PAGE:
After that realization, DJJ came up with a new inspection system—and it holds all torchcutters and supervisors accountable to that system. “If there’s a chance of a very serious fire or explosion, or any kind of release of stored energy, that … could affect a contractor just as it would affect any other employee. We had to be active participants in the inspection process,” he says.
Contractors can be a great resource for scrap companies that want to avoid the costs of expensive equipment, insurance, and any required lead compliance programs when they only occasionally need torchcutting services. Yet employers must make day-to-day operations safe for everyone on site regardless of who employs them, safety professionals say. Scrapyards can help avoid torchcutting-related accidents by setting clear expectations for both scrapyard managers and torchcutters, empowering torchcutters to speak up about unsafe practices, and making both yard safety staff and contract workers accountable for safety checks.
Partners in Accident Prevention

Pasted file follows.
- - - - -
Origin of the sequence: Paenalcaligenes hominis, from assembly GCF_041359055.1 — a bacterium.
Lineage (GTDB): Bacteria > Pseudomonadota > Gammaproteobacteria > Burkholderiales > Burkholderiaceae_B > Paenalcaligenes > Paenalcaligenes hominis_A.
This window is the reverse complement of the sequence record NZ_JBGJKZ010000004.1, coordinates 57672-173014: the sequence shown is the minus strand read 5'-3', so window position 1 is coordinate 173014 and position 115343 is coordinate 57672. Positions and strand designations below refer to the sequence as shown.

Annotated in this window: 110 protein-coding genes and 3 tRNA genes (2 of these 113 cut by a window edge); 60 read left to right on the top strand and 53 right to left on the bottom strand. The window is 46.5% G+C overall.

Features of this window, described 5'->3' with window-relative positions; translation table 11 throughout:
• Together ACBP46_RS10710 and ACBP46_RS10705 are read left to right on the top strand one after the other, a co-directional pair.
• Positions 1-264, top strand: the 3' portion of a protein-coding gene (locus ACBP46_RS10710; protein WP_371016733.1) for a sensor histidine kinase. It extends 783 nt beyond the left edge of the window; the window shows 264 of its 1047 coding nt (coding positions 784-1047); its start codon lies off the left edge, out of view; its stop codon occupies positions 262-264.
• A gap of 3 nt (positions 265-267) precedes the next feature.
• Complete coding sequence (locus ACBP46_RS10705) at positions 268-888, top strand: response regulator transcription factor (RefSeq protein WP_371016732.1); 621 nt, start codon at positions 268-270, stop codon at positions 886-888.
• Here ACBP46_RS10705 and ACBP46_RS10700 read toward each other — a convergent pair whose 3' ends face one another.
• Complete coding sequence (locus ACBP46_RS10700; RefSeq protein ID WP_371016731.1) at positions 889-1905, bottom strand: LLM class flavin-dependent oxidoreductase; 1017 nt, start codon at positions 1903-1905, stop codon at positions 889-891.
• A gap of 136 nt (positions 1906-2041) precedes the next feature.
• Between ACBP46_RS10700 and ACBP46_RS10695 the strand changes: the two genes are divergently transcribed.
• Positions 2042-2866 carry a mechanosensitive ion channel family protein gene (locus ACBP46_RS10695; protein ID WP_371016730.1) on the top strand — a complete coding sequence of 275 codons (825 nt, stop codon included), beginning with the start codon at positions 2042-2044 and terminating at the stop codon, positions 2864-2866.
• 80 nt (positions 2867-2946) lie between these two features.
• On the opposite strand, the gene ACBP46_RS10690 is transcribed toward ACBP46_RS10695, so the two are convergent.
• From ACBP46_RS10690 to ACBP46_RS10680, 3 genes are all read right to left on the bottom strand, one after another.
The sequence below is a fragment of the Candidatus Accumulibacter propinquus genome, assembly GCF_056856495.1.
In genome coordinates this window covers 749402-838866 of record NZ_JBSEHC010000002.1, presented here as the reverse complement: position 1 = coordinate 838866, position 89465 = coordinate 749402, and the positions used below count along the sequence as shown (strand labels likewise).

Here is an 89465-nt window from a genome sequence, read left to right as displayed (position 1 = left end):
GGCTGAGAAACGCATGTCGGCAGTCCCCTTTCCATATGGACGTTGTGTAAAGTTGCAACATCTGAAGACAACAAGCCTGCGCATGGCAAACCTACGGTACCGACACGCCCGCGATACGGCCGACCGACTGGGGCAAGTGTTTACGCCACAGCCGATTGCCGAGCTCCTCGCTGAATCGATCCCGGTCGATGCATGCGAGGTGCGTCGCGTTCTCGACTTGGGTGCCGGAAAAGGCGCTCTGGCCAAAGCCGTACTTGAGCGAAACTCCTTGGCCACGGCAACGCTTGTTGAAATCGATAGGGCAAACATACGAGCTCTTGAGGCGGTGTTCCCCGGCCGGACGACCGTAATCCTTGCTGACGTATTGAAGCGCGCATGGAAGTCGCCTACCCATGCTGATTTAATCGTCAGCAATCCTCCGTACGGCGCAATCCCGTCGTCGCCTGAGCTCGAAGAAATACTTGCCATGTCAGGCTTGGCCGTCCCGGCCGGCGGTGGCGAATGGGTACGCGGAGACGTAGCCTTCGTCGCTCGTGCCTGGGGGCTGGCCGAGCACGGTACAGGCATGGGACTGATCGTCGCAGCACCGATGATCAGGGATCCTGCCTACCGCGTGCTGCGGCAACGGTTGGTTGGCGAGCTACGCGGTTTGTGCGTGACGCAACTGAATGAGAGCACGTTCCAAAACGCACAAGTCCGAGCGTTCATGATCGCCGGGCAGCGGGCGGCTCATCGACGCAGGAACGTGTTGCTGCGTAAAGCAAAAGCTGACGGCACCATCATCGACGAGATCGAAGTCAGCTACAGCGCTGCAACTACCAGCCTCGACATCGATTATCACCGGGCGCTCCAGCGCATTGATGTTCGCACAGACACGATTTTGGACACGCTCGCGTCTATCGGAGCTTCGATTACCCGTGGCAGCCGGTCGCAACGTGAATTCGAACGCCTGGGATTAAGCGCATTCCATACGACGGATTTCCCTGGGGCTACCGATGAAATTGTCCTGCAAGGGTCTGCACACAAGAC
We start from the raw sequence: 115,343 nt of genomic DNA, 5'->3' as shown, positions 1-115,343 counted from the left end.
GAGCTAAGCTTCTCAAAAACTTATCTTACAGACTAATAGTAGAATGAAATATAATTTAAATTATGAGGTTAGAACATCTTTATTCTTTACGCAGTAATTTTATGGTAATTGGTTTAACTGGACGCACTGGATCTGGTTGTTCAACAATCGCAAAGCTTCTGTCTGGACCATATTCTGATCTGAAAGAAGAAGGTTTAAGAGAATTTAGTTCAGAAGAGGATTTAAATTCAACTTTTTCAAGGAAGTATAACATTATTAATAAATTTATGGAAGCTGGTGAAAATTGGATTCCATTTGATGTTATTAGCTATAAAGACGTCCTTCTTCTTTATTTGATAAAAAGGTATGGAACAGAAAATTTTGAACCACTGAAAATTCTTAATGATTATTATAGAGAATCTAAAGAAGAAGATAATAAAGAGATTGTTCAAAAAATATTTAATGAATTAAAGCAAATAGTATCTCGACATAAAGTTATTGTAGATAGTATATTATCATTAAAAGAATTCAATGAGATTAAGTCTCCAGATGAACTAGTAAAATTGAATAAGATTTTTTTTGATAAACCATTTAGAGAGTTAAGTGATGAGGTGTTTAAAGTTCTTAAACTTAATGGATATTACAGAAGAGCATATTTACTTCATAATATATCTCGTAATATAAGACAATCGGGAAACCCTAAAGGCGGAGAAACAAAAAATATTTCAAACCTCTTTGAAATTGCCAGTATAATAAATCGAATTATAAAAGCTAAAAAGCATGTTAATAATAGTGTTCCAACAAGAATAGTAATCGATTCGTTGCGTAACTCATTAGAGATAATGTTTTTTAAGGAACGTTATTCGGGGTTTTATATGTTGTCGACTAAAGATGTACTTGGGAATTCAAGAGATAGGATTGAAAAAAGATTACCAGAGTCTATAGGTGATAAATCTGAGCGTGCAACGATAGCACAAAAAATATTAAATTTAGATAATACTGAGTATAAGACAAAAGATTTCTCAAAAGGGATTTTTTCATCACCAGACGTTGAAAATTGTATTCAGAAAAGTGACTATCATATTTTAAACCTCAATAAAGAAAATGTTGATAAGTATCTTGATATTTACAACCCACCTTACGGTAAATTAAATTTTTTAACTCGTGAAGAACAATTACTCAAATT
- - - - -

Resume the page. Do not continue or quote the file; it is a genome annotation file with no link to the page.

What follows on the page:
There are some obvious benefits of hiring contract torchcutting professionals, McAlpine says. At DJJ, he’s found that “it’s difficult to administer lead compliance programs, and it’s difficult to hire people who want to torchcut,” he says. “The contract company has good employees, they administer the [lead compliance] programs, and that makes it easy for us,” he says. Though contracts will vary, a contractor typically will hire and train the torchcutters, provide and launder uniforms, and provide the personal protective equipment and tools necessary to complete the job. When needed, the contractor typically also will conduct medical monitoring for any torchcutters exposed to airborne lead. Such monitoring includes a quarterly or yearly blood test, depending on exposure.